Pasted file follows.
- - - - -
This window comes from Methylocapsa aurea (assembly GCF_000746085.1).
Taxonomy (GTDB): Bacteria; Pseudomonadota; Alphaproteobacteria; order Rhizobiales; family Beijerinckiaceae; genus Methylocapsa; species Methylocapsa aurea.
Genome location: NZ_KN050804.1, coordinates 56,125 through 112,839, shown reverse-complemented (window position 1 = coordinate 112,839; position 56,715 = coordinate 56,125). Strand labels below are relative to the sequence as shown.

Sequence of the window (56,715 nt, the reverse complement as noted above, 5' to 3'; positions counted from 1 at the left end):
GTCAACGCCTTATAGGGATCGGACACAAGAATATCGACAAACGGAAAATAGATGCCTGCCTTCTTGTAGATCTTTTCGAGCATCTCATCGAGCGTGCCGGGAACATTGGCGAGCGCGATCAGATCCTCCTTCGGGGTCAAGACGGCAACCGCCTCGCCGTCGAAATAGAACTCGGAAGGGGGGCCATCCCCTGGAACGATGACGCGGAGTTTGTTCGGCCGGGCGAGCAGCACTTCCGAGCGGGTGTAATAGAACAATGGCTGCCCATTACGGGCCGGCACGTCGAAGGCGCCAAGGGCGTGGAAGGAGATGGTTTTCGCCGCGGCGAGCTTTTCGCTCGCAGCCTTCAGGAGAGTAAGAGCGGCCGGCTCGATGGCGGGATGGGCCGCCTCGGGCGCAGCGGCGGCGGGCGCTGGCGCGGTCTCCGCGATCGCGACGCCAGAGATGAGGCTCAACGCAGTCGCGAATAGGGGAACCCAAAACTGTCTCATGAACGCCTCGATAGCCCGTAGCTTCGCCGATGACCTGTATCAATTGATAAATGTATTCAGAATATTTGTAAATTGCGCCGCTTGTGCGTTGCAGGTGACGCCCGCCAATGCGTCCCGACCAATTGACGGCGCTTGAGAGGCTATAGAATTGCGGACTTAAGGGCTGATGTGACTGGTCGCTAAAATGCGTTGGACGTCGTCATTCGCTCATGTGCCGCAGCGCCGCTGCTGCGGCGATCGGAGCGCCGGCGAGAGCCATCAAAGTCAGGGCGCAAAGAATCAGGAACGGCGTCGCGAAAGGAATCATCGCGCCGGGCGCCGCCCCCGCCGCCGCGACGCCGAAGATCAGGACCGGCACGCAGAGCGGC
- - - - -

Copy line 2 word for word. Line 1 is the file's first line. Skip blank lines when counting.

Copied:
Taxonomy (GTDB): Bacteria; Pseudomonadota; Alphaproteobacteria; order Rhizobiales; family Beijerinckiaceae; genus Methylocapsa; species Methylocapsa aurea.